Stumped: The biggest camellia stump, with another one in front of the quince bush on the left.
The big stump left a big hole. Camellia stumps are hideous.
My successful haul of four stumps in one day. Well, the big one took days of chipping away, but this day was the victorious one!
For the record, rubbish findings in this area, aside from the usual and numerous pieces of plastic and twine, included a ball, a frisbie, a hunk of black plastic sheeting, a pair of half-degraded undies, a plastic container, a dinosaur figurine, a collection of shiny, flat blue marbles and a stainless steel set of two cups and one plate.
The chickens are absolutely loving having new ground to dig around in and a new place to explore. Mary and Georgiana were late to the proceedings. Contrary Mary got scared and that scared Georgiana, so they scuttled to and from the coop to the orchard until I closed off The Orchard Pen. Those two make each other bonkers sometimes. It is just lovely to be able to watch the feather children out the window, all happy. Except for the rainy part. The next lot of rain has hit us, bringing more surface flooding. Yikes! Thank goodness I finished the pen when I did. At least I won’t be worrying so much about their feet now that they’re away from the old, decimated, poopy, wet ground of The Orchard Pen. Jane is so excited about the new pen that she was still foraging in the steady rain yesterday.
Georgiana was late to the event. She is very impressionable and hates change, and Mary freaked her out.
Georgiana is very pretty and sweet though.
Mary was late too, but made up for it with her adventurous nature.
Jane is in my naughty books.
Lizzie, aka ‘Mrs Bingley’, struts her stuff.
PB (back) and Junior (front).
Kitty and Mary discover the upper level.
Lizzie joins them and Mary enjoys looking down on everyone.
Family portrait time. All chickens in one photo!
One of these things just doesn’t belong here… The wire netting is for keeping things in and out.
The younger girls: Mary, Kitty and Georgiana.
Mr Bingley with the older girls: Jane, Lydia and Lizzie.
The other day, The Husband was asking what all my chickens names are. He got a bit lost somewhere along the way after the Bennet girls started to appear. I rattled off my Pride and Prejudice crew: Mr Bingley, Jane, Lizzie, Mary, Kitty, Lydia and Georgiana. “Now, I just need a Mr Darcy”, I said, with a smile. He knew that I might already have a Mr Darcy in a little chick that I like to call PB.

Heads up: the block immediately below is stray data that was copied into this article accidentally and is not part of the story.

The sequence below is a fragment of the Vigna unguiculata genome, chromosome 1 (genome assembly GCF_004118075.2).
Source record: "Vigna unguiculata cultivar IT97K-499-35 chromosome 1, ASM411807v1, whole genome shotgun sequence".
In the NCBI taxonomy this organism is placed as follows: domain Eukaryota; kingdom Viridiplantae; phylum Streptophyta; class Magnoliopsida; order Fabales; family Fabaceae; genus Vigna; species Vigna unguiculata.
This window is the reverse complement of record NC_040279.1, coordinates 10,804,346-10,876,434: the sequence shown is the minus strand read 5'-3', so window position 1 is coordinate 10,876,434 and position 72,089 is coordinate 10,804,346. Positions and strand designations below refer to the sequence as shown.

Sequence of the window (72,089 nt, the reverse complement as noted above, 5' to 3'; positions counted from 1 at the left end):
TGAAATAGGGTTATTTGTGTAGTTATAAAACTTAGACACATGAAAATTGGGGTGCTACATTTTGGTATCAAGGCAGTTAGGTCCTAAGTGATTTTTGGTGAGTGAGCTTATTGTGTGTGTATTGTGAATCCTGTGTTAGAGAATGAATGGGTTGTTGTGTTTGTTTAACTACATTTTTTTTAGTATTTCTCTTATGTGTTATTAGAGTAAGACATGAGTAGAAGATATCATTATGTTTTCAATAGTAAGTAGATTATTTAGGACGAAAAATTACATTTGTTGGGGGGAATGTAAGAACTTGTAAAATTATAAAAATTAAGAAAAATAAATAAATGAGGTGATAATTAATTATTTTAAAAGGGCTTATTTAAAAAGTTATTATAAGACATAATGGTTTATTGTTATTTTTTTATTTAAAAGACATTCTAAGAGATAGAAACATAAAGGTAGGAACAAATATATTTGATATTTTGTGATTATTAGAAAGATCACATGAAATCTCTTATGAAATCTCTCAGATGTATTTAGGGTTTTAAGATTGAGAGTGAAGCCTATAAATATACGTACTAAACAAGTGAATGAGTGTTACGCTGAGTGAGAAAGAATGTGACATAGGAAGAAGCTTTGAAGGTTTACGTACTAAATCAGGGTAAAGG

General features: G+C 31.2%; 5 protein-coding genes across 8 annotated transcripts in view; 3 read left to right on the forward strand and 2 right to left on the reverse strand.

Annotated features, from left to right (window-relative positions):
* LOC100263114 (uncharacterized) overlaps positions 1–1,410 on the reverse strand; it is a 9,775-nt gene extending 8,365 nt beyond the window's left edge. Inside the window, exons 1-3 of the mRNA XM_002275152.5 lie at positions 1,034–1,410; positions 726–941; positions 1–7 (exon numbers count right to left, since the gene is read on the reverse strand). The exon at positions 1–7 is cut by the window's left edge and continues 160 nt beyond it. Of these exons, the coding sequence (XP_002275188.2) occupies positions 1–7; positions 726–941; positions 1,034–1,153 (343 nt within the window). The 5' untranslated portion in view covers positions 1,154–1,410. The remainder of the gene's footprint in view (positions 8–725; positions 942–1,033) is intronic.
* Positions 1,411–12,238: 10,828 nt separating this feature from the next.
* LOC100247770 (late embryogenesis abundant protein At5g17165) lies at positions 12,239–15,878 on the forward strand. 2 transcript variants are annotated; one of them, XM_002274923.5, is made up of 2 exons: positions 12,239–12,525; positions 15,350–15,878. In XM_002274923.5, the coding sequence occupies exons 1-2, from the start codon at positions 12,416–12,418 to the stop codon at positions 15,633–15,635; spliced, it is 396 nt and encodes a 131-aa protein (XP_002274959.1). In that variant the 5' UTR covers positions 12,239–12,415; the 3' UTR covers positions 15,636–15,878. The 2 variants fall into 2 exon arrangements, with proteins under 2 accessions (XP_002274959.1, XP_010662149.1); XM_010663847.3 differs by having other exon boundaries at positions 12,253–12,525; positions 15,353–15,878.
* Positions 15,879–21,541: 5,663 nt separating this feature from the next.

“What about Mr Collins?” He said.
“I don’t want a Mr Collins!” I replied.
“Haven’t you already got a Mr Collins?”
“Yes! No! Oh, no…”
The other chick, Lydia’s ‘Junior’, is almost certainly a boy, and is totally a Mr Collins. He’s a nutcase! The temporary name ‘Junior’ has all but disappeared because I can’t stop thinking of him as Mr Collins now. I have been mostly handling the chicks during the day but have moved to evening handling because chickens are more calm in the evening. A couple of nights ago I got Mr Collins out of the coop for some handling and he screamed blue murder, disturbing all the other chickens and quite possibly the neighbours. I got a bit of a shock after having just handled PB, who was nice and calm. I took Mr Collins away and even took him in the house for a little while to give him some decent handling. Most of the time he cheeped loudly, “Cheeeeeep, cheeeeeep!” He is almost 6 weeks old and is not sensible at all.
Now that I have completed The Cedar Pen, I’m not quite sure what to do next. As in, there are so many things that need to be done I barely know where to start. I have trimmed the hedge along the front fence, started weeding, harvested more walnuts and figs and made hot cross buns. And now I must get going, for the weeds are mocking me, the fruit trees need more discipline, there’s an barren plum tree to fell and the vege garden needs some love. Oh wait, there’s an ex-tropical cyclone coming. This morning I awoke to the news that yesterday’s surface flooding was just from a rain band and the actual storm was hitting this afternoon/evening and was purported to be a 50-year storm. It now sounds like it might not be as bad where we are but I’m still praying! There are poor people on the east coast still suffering from the damage of last week’s flooding who are in the line of the storm. Ok, I’ve battened down the hatches. Time to tackle some indoor tasks and projects. Opening Ceremony over!
Does this look familiar? Yesterday the surface flooding returned AGAIN. The poor soil is saturated.
I guess The Husband won’t be parking in his usual spot for a while. The road outside our gate was flooded again. It had almost subsided, but currently, it’s started flooding again…
The chickens were so excited about their new pen that some of them, particularly Jane, still foraged in the steady rain.